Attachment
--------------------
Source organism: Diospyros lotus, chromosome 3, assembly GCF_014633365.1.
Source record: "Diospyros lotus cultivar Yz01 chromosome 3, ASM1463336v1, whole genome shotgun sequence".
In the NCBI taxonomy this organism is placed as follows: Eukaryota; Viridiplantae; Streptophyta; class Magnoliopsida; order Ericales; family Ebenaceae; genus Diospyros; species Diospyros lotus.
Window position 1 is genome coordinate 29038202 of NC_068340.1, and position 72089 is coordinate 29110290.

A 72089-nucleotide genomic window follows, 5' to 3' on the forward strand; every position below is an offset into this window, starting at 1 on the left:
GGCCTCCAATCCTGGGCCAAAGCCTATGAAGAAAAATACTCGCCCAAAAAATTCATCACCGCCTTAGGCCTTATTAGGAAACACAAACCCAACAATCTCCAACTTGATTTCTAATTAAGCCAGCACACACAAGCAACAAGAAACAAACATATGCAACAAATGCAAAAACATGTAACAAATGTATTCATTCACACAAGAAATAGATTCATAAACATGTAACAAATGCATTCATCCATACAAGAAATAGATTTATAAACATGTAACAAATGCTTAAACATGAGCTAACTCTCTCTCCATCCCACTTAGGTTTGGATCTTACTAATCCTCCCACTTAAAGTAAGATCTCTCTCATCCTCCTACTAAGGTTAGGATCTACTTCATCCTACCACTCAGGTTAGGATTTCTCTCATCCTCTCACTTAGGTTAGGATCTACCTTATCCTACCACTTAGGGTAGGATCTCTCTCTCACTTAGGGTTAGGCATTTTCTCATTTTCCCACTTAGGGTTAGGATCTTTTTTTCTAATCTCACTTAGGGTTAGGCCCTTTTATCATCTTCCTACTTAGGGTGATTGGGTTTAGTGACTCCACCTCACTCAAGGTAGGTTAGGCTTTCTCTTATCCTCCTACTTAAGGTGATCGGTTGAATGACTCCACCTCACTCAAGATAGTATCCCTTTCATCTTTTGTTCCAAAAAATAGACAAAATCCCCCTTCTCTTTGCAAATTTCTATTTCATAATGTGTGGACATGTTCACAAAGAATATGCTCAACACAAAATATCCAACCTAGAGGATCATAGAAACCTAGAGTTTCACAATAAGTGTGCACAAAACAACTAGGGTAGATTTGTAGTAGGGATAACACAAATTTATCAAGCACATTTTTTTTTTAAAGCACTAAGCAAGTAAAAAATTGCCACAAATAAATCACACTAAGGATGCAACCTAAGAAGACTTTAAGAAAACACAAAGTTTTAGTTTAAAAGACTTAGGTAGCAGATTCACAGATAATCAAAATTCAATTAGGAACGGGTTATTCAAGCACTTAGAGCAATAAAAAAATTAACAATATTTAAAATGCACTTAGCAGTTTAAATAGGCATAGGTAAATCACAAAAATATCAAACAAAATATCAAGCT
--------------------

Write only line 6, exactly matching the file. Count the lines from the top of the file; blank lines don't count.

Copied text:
GGCCTCCAATCCTGGGCCAAAGCCTATGAAGAAAAATACTCGCCCAAAAAATTCATCACCGCCTTAGGCCTTATTAGGAAACACAAACCCAACAATCTCCAACTTGATTTCTAATTAAGCCAGCACACACAAGCAACAAGAAACAAACATATGCAACAAATGCAAAAACATGTAACAAATGTATTCATTCACACAAGAAATAGATTCATAAACATGTAACAAATGCATTCATCCATACAAGAAATAGATTTATAAACATGTAACAAATGCTTAAACATGAGCTAACTCTCTCTCCATCCCACTTAGGTTTGGATCTTACTAATCCTCCCACTTAAAGTAAGATCTCTCTCATCCTCCTACTAAGGTTAGGATCTACTTCATCCTACCACTCAGGTTAGGATTTCTCTCATCCTCTCACTTAGGTTAGGATCTACCTTATCCTACCACTTAGGGTAGGATCTCTCTCTCACTTAGGGTTAGGCATTTTCTCATTTTCCCACTTAGGGTTAGGATCTTTTTTTCTAATCTCACTTAGGGTTAGGCCCTTTTATCATCTTCCTACTTAGGGTGATTGGGTTTAGTGACTCCACCTCACTCAAGGTAGGTTAGGCTTTCTCTTATCCTCCTACTTAAGGTGATCGGTTGAATGACTCCACCTCACTCAAGATAGTATCCCTTTCATCTTTTGTTCCAAAAAATAGACAAAATCCCCCTTCTCTTTGCAAATTTCTATTTCATAATGTGTGGACATGTTCACAAAGAATATGCTCAACACAAAATATCCAACCTAGAGGATCATAGAAACCTAGAGTTTCACAATAAGTGTGCACAAAACAACTAGGGTAGATTTGTAGTAGGGATAACACAAATTTATCAAGCACATTTTTTTTTTAAAGCACTAAGCAAGTAAAAAATTGCCACAAATAAATCACACTAAGGATGCAACCTAAGAAGACTTTAAGAAAACACAAAGTTTTAGTTTAAAAGACTTAGGTAGCAGATTCACAGATAATCAAAATTCAATTAGGAACGGGTTATTCAAGCACTTAGAGCAATAAAAAAATTAACAATATTTAAAATGCACTTAGCAGTTTAAATAGGCATAGGTAAATCACAAAAATATCAAACAAAATATCAAGCT